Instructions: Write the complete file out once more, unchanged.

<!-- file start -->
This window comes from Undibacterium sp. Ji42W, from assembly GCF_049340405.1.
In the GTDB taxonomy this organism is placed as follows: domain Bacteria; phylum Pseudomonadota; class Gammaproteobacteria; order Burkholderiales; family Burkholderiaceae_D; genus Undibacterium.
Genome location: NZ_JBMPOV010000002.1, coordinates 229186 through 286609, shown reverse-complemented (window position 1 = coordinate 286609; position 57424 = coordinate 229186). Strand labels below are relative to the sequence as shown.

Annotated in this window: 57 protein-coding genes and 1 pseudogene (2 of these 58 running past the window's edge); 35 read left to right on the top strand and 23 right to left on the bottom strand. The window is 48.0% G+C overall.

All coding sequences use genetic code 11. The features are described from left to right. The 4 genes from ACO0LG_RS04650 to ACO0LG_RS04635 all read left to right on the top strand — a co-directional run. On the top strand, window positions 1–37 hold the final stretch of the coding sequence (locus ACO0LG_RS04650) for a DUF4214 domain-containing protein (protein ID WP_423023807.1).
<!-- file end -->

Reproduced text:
This window comes from Undibacterium sp. Ji42W, from assembly GCF_049340405.1.
In the GTDB taxonomy this organism is placed as follows: domain Bacteria; phylum Pseudomonadota; class Gammaproteobacteria; order Burkholderiales; family Burkholderiaceae_D; genus Undibacterium.
Genome location: NZ_JBMPOV010000002.1, coordinates 229186 through 286609, shown reverse-complemented (window position 1 = coordinate 286609; position 57424 = coordinate 229186). Strand labels below are relative to the sequence as shown.

Annotated in this window: 57 protein-coding genes and 1 pseudogene (2 of these 58 running past the window's edge); 35 read left to right on the top strand and 23 right to left on the bottom strand. The window is 48.0% G+C overall.

All coding sequences use genetic code 11. The features are described from left to right. The 4 genes from ACO0LG_RS04650 to ACO0LG_RS04635 all read left to right on the top strand — a co-directional run. On the top strand, window positions 1–37 hold the final stretch of the coding sequence (locus ACO0LG_RS04650) for a DUF4214 domain-containing protein (protein ID WP_423023807.1).